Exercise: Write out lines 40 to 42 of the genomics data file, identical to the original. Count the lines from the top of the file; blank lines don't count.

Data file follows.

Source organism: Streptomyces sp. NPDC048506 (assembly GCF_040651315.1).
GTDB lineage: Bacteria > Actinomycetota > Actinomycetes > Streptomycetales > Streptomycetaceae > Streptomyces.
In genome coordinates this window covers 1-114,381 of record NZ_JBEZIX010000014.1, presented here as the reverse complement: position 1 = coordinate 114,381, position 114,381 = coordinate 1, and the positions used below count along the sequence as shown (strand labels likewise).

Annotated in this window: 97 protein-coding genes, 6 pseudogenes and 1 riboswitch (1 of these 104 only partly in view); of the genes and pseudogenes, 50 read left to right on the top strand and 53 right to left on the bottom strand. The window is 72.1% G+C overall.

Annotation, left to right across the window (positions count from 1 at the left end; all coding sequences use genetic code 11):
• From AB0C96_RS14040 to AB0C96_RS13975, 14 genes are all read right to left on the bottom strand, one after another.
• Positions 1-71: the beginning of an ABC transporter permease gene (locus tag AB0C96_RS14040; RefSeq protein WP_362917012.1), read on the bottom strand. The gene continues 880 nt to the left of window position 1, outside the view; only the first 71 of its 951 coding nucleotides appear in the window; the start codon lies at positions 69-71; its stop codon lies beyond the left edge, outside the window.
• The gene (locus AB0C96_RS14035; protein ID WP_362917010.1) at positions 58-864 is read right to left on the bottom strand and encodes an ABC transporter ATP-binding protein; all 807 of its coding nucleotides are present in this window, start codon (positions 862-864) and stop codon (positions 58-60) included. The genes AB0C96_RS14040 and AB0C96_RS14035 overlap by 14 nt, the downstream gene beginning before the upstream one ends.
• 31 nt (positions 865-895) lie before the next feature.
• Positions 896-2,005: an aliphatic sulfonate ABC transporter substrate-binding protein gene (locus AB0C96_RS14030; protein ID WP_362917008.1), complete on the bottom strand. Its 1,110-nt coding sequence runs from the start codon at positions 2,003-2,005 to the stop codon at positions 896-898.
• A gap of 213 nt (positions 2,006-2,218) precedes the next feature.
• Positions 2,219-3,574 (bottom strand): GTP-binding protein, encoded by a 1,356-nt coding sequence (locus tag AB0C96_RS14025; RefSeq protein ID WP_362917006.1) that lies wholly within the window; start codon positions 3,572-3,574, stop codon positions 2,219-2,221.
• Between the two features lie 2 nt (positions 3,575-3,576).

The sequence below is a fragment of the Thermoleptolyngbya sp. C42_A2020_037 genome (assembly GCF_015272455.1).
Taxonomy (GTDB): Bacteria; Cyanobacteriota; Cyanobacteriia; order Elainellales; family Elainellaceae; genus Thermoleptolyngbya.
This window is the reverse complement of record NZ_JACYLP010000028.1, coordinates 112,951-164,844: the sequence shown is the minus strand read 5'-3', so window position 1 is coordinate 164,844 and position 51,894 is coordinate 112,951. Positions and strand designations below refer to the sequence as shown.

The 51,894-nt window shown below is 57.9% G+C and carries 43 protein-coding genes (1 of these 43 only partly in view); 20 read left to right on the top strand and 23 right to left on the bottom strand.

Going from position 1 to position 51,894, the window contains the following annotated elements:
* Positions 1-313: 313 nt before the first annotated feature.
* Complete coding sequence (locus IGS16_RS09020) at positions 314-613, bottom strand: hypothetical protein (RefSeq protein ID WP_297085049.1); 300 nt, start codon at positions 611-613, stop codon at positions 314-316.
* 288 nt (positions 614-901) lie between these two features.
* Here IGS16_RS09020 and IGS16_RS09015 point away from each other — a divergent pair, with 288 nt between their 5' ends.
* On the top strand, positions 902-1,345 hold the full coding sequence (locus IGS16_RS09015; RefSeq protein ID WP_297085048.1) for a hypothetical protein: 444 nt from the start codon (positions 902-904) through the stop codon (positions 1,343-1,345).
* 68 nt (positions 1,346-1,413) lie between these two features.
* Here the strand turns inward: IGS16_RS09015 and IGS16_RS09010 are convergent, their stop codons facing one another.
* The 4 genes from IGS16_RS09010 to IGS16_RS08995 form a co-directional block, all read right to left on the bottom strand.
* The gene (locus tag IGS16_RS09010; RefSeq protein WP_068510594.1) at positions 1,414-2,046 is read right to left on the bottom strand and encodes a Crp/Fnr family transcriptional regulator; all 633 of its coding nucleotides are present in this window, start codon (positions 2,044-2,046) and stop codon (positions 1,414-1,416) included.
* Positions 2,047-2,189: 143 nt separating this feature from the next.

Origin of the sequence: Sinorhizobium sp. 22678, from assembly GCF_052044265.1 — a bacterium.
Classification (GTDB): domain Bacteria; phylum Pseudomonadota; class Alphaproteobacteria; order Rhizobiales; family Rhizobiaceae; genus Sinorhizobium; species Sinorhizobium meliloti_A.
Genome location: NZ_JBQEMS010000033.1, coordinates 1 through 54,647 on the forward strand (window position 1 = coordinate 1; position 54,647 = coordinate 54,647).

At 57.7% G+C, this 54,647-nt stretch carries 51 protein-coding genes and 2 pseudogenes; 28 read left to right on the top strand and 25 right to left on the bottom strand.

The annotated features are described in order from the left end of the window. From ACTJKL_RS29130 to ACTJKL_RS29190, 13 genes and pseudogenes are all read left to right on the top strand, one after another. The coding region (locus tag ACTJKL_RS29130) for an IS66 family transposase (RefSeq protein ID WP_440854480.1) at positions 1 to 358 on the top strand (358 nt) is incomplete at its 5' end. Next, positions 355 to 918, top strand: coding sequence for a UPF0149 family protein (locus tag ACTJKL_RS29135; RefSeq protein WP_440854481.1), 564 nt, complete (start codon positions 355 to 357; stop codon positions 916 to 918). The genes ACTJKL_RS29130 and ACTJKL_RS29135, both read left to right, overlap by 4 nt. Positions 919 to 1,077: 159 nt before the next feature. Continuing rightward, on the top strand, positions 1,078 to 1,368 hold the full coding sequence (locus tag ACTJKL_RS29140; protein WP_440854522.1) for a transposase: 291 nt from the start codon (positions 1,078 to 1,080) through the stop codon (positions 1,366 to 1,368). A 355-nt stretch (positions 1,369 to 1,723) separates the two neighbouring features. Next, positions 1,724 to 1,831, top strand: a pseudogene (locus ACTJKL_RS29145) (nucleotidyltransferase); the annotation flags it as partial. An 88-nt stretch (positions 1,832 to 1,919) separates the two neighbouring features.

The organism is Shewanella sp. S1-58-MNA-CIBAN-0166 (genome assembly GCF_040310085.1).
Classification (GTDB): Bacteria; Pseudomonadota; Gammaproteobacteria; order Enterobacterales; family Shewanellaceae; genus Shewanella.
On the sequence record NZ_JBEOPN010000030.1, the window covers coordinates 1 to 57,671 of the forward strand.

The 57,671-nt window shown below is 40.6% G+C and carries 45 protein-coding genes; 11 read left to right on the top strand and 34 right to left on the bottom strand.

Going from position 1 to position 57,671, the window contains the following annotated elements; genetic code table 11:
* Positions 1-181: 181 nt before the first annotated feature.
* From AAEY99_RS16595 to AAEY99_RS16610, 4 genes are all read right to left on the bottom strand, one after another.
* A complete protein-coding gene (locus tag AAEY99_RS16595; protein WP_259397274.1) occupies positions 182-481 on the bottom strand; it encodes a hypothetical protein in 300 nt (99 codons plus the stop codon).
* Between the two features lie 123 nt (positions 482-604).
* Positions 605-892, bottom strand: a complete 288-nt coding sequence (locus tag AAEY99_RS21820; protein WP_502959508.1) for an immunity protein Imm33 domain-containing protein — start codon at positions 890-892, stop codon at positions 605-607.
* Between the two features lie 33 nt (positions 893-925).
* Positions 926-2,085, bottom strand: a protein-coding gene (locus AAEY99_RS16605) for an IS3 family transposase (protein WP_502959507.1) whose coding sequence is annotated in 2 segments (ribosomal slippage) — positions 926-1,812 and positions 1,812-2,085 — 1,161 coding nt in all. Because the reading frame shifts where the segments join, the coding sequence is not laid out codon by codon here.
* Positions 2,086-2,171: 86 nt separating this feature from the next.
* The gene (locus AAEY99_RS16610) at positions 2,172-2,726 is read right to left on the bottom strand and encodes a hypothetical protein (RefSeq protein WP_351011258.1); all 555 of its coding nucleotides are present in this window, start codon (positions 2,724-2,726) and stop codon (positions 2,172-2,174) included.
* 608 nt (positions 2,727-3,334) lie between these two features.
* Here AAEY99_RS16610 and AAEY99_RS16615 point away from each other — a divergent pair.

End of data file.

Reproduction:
* From AAEY99_RS16595 to AAEY99_RS16610, 4 genes are all read right to left on the bottom strand, one after another.
* A complete protein-coding gene (locus tag AAEY99_RS16595; protein WP_259397274.1) occupies positions 182-481 on the bottom strand; it encodes a hypothetical protein in 300 nt (99 codons plus the stop codon).
* Between the two features lie 123 nt (positions 482-604).